Clipping:The case for the overhand delivery in the AA
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|Date||Wednesday, June 3, 1885|
It seems to be the popular verdict that the rule restricting the American Association pitchers to the delivery of the ball at a level with or below the shoulder must go. It certainly has lost any favor that it may formerly have had in the West. In nearly all the games played this season it has been a constant bone of contention, and a growing germ of ill-feeling between the captains of the respective clubs, the captains and umpires, the umpires and the audiences, and a signal for journalistic outbursts all along the line. In the first place it's useless. Even though it were rigidly enforced by all the umpires (which decidedly is not the case) it could not be satisfactory in its general results, because in a measure it defeats the very thing it aims to accomplish, viz.: --Increase the batting and diminish the pitcher's effectiveness. A pitcher who is being continually “called down” by the umpire and “guyed” by the audience can accomplish no accurate work; he will pitch wold or weaken, or become nervous and lose his “gauge” to such a degree that the opponents gain an unfair advantage. No lover of the sport enjoys a game replete with wild pitches and bases on balls, and nothing conduces so much to that as the fear on the pitcher's part of getting his arm too high. Over a year's actual trial has proved this, and a careful observance in all states and emergencies of the game has put beyond reasonable question the fact that this restriction works to general disadvantage and dissatisfaction. Let the opinion of every honest, experienced player be solicited, and see if it be not largely condemned. Let the pitcher deliver as under last season's League rules and give the batter double room at the plate. This will work the desired result and meet with as much satisfaction as can be expected when dealing with the professional and non-professional, the skilled and the unskilled, the learned and ignorant public. No one can enjoy a game when the objective point of the eyesight is the pitcher's arm and the objective sound is the umpire's decision on the legality or illegality of the delivery. No wonder the audiences howl.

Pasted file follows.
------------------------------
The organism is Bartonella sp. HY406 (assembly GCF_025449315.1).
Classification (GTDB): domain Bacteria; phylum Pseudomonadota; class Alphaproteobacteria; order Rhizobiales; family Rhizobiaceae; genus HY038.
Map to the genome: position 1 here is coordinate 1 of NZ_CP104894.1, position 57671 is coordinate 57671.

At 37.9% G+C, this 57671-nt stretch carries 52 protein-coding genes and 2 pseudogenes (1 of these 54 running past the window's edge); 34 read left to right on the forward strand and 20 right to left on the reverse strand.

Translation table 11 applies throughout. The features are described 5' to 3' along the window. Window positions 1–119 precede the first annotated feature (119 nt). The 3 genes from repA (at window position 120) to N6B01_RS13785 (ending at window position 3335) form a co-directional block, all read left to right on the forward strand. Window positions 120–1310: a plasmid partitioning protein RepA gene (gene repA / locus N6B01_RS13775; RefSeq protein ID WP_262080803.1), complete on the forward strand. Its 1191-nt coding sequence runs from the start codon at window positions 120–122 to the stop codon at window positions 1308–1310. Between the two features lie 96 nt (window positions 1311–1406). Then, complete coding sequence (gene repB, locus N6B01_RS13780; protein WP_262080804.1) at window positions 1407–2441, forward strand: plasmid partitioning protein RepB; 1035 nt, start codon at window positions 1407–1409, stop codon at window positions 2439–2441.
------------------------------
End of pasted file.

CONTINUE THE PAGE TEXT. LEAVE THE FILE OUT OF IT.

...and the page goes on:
|Submitted by||Richard Hershberger|
|Origin||Initial Hershberger Clippings|